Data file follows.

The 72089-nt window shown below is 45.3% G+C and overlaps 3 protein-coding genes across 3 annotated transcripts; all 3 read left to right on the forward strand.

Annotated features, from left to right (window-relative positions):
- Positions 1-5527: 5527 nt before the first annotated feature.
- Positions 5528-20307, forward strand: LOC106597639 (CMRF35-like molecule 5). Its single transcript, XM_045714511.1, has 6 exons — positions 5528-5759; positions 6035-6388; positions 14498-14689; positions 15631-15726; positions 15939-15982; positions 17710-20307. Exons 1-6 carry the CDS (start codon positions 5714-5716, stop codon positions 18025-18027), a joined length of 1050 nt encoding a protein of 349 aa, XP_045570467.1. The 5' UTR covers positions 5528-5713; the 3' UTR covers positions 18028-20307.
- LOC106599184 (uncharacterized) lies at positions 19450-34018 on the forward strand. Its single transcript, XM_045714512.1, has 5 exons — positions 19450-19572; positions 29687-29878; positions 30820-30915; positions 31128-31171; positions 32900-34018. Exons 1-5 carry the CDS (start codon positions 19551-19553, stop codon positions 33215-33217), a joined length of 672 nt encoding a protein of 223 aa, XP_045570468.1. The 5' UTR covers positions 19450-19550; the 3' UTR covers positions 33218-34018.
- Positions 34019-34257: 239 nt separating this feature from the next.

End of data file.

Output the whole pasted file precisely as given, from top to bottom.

The 72089-nt window shown below is 45.3% G+C and overlaps 3 protein-coding genes across 3 annotated transcripts; all 3 read left to right on the forward strand.

Annotated features, from left to right (window-relative positions):
- Positions 1-5527: 5527 nt before the first annotated feature.
- Positions 5528-20307, forward strand: LOC106597639 (CMRF35-like molecule 5). Its single transcript, XM_045714511.1, has 6 exons — positions 5528-5759; positions 6035-6388; positions 14498-14689; positions 15631-15726; positions 15939-15982; positions 17710-20307. Exons 1-6 carry the CDS (start codon positions 5714-5716, stop codon positions 18025-18027), a joined length of 1050 nt encoding a protein of 349 aa, XP_045570467.1. The 5' UTR covers positions 5528-5713; the 3' UTR covers positions 18028-20307.
- LOC106599184 (uncharacterized) lies at positions 19450-34018 on the forward strand. Its single transcript, XM_045714512.1, has 5 exons — positions 19450-19572; positions 29687-29878; positions 30820-30915; positions 31128-31171; positions 32900-34018. Exons 1-5 carry the CDS (start codon positions 19551-19553, stop codon positions 33215-33217), a joined length of 672 nt encoding a protein of 223 aa, XP_045570468.1. The 5' UTR covers positions 19450-19550; the 3' UTR covers positions 33218-34018.
- Positions 34019-34257: 239 nt separating this feature from the next.